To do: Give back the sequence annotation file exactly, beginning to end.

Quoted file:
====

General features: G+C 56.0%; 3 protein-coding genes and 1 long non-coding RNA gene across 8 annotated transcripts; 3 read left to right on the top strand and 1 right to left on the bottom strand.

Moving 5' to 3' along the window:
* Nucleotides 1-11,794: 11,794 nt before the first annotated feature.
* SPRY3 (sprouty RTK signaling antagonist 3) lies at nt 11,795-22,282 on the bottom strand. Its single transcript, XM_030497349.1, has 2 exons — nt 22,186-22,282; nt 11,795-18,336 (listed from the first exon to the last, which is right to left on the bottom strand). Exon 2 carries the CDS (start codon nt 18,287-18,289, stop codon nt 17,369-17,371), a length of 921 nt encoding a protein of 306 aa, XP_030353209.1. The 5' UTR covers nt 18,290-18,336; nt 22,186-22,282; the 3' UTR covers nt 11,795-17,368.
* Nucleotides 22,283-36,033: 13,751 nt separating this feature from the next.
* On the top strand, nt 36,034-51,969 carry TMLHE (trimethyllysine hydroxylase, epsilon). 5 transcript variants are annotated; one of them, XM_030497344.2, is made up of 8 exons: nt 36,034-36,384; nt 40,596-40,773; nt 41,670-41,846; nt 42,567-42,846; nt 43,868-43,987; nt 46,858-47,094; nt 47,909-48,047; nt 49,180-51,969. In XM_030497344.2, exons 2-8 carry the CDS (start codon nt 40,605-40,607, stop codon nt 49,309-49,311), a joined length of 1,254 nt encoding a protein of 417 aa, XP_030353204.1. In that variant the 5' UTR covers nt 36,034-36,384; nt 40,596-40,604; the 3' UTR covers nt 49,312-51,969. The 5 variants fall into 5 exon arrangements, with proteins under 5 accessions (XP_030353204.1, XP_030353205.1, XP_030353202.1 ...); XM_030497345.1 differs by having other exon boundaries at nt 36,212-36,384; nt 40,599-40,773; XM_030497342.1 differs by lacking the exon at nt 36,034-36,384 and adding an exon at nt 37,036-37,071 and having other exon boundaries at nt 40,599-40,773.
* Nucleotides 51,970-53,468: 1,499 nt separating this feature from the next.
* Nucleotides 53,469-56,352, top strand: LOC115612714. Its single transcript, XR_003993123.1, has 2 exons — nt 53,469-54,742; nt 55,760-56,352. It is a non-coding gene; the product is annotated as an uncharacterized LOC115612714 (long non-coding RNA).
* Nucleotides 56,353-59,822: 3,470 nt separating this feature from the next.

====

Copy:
General features: G+C 56.0%; 3 protein-coding genes and 1 long non-coding RNA gene across 8 annotated transcripts; 3 read left to right on the top strand and 1 right to left on the bottom strand.

Moving 5' to 3' along the window:
* Nucleotides 1-11,794: 11,794 nt before the first annotated feature.
* SPRY3 (sprouty RTK signaling antagonist 3) lies at nt 11,795-22,282 on the bottom strand. Its single transcript, XM_030497349.1, has 2 exons — nt 22,186-22,282; nt 11,795-18,336 (listed from the first exon to the last, which is right to left on the bottom strand). Exon 2 carries the CDS (start codon nt 18,287-18,289, stop codon nt 17,369-17,371), a length of 921 nt encoding a protein of 306 aa, XP_030353209.1. The 5' UTR covers nt 18,290-18,336; nt 22,186-22,282; the 3' UTR covers nt 11,795-17,368.
* Nucleotides 22,283-36,033: 13,751 nt separating this feature from the next.
* On the top strand, nt 36,034-51,969 carry TMLHE (trimethyllysine hydroxylase, epsilon). 5 transcript variants are annotated; one of them, XM_030497344.2, is made up of 8 exons: nt 36,034-36,384; nt 40,596-40,773; nt 41,670-41,846; nt 42,567-42,846; nt 43,868-43,987; nt 46,858-47,094; nt 47,909-48,047; nt 49,180-51,969. In XM_030497344.2, exons 2-8 carry the CDS (start codon nt 40,605-40,607, stop codon nt 49,309-49,311), a joined length of 1,254 nt encoding a protein of 417 aa, XP_030353204.1. In that variant the 5' UTR covers nt 36,034-36,384; nt 40,596-40,604; the 3' UTR covers nt 49,312-51,969. The 5 variants fall into 5 exon arrangements, with proteins under 5 accessions (XP_030353204.1, XP_030353205.1, XP_030353202.1 ...); XM_030497345.1 differs by having other exon boundaries at nt 36,212-36,384; nt 40,599-40,773; XM_030497342.1 differs by lacking the exon at nt 36,034-36,384 and adding an exon at nt 37,036-37,071 and having other exon boundaries at nt 40,599-40,773.
* Nucleotides 51,970-53,468: 1,499 nt separating this feature from the next.
* Nucleotides 53,469-56,352, top strand: LOC115612714. Its single transcript, XR_003993123.1, has 2 exons — nt 53,469-54,742; nt 55,760-56,352. It is a non-coding gene; the product is annotated as an uncharacterized LOC115612714 (long non-coding RNA).
* Nucleotides 56,353-59,822: 3,470 nt separating this feature from the next.